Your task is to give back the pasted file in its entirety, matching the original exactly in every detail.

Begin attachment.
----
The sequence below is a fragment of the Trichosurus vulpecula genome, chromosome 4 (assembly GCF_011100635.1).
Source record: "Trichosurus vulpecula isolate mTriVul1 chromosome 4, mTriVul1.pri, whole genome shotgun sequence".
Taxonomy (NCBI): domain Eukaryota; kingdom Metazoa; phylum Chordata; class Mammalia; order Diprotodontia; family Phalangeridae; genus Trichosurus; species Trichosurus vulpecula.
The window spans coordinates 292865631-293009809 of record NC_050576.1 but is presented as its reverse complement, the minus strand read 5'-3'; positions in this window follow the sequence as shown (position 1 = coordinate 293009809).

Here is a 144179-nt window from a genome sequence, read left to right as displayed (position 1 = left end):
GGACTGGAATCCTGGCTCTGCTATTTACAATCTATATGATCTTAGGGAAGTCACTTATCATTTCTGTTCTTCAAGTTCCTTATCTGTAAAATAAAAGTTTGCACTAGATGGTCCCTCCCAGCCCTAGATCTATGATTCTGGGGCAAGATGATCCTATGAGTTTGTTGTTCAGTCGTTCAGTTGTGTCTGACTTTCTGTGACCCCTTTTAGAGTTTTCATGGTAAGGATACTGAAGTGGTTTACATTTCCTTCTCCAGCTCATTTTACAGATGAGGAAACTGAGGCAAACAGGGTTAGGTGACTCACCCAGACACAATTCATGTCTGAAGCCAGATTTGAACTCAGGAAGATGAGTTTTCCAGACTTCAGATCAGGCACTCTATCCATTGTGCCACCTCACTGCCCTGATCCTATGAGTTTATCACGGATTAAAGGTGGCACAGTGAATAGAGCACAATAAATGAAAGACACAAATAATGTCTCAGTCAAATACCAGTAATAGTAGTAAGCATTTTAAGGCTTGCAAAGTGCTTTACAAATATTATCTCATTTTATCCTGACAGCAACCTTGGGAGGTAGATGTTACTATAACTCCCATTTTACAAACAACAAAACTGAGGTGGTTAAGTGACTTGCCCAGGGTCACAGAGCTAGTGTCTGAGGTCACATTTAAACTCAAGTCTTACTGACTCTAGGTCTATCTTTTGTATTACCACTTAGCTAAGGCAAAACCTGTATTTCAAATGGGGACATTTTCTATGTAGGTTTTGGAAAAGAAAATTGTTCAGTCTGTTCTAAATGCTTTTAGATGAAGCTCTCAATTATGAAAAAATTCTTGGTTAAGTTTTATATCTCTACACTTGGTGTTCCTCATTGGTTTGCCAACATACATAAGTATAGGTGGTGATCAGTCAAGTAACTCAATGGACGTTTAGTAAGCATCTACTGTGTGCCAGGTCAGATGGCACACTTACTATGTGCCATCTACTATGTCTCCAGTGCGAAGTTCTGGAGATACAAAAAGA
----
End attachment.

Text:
The sequence below is a fragment of the Trichosurus vulpecula genome, chromosome 4 (assembly GCF_011100635.1).
Source record: "Trichosurus vulpecula isolate mTriVul1 chromosome 4, mTriVul1.pri, whole genome shotgun sequence".
Taxonomy (NCBI): domain Eukaryota; kingdom Metazoa; phylum Chordata; class Mammalia; order Diprotodontia; family Phalangeridae; genus Trichosurus; species Trichosurus vulpecula.
The window spans coordinates 292865631-293009809 of record NC_050576.1 but is presented as its reverse complement, the minus strand read 5'-3'; positions in this window follow the sequence as shown (position 1 = coordinate 293009809).

Here is a 144179-nt window from a genome sequence, read left to right as displayed (position 1 = left end):
GGACTGGAATCCTGGCTCTGCTATTTACAATCTATATGATCTTAGGGAAGTCACTTATCATTTCTGTTCTTCAAGTTCCTTATCTGTAAAATAAAAGTTTGCACTAGATGGTCCCTCCCAGCCCTAGATCTATGATTCTGGGGCAAGATGATCCTATGAGTTTGTTGTTCAGTCGTTCAGTTGTGTCTGACTTTCTGTGACCCCTTTTAGAGTTTTCATGGTAAGGATACTGAAGTGGTTTACATTTCCTTCTCCAGCTCATTTTACAGATGAGGAAACTGAGGCAAACAGGGTTAGGTGACTCACCCAGACACAATTCATGTCTGAAGCCAGATTTGAACTCAGGAAGATGAGTTTTCCAGACTTCAGATCAGGCACTCTATCCATTGTGCCACCTCACTGCCCTGATCCTATGAGTTTATCACGGATTAAAGGTGGCACAGTGAATAGAGCACAATAAATGAAAGACACAAATAATGTCTCAGTCAAATACCAGTAATAGTAGTAAGCATTTTAAGGCTTGCAAAGTGCTTTACAAATATTATCTCATTTTATCCTGACAGCAACCTTGGGAGGTAGATGTTACTATAACTCCCATTTTACAAACAACAAAACTGAGGTGGTTAAGTGACTTGCCCAGGGTCACAGAGCTAGTGTCTGAGGTCACATTTAAACTCAAGTCTTACTGACTCTAGGTCTATCTTTTGTATTACCACTTAGCTAAGGCAAAACCTGTATTTCAAATGGGGACATTTTCTATGTAGGTTTTGGAAAAGAAAATTGTTCAGTCTGTTCTAAATGCTTTTAGATGAAGCTCTCAATTATGAAAAAATTCTTGGTTAAGTTTTATATCTCTACACTTGGTGTTCCTCATTGGTTTGCCAACATACATAAGTATAGGTGGTGATCAGTCAAGTAACTCAATGGACGTTTAGTAAGCATCTACTGTGTGCCAGGTCAGATGGCACACTTACTATGTGCCATCTACTATGTCTCCAGTGCGAAGTTCTGGAGATACAAAAAGA